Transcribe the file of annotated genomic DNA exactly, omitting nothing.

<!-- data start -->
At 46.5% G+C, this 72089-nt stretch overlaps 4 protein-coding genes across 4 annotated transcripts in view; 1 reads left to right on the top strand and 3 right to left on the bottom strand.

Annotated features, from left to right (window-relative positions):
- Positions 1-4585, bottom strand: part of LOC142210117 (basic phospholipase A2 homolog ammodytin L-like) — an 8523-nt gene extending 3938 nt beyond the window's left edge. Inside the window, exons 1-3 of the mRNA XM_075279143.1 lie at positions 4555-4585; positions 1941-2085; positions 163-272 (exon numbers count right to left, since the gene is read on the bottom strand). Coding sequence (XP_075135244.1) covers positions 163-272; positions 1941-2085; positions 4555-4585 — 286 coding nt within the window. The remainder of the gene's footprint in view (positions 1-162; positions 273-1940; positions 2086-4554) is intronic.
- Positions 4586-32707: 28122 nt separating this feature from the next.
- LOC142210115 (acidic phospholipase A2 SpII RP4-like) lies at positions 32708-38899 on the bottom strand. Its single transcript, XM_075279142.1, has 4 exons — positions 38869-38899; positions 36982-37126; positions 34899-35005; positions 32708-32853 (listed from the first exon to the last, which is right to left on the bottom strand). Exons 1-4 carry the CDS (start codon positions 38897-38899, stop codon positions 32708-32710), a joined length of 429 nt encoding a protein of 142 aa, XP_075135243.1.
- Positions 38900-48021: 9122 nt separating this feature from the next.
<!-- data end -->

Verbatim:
At 46.5% G+C, this 72089-nt stretch overlaps 4 protein-coding genes across 4 annotated transcripts in view; 1 reads left to right on the top strand and 3 right to left on the bottom strand.

Annotated features, from left to right (window-relative positions):
- Positions 1-4585, bottom strand: part of LOC142210117 (basic phospholipase A2 homolog ammodytin L-like) — an 8523-nt gene extending 3938 nt beyond the window's left edge. Inside the window, exons 1-3 of the mRNA XM_075279143.1 lie at positions 4555-4585; positions 1941-2085; positions 163-272 (exon numbers count right to left, since the gene is read on the bottom strand). Coding sequence (XP_075135244.1) covers positions 163-272; positions 1941-2085; positions 4555-4585 — 286 coding nt within the window. The remainder of the gene's footprint in view (positions 1-162; positions 273-1940; positions 2086-4554) is intronic.
- Positions 4586-32707: 28122 nt separating this feature from the next.
- LOC142210115 (acidic phospholipase A2 SpII RP4-like) lies at positions 32708-38899 on the bottom strand. Its single transcript, XM_075279142.1, has 4 exons — positions 38869-38899; positions 36982-37126; positions 34899-35005; positions 32708-32853 (listed from the first exon to the last, which is right to left on the bottom strand). Exons 1-4 carry the CDS (start codon positions 38897-38899, stop codon positions 32708-32710), a joined length of 429 nt encoding a protein of 142 aa, XP_075135243.1.
- Positions 38900-48021: 9122 nt separating this feature from the next.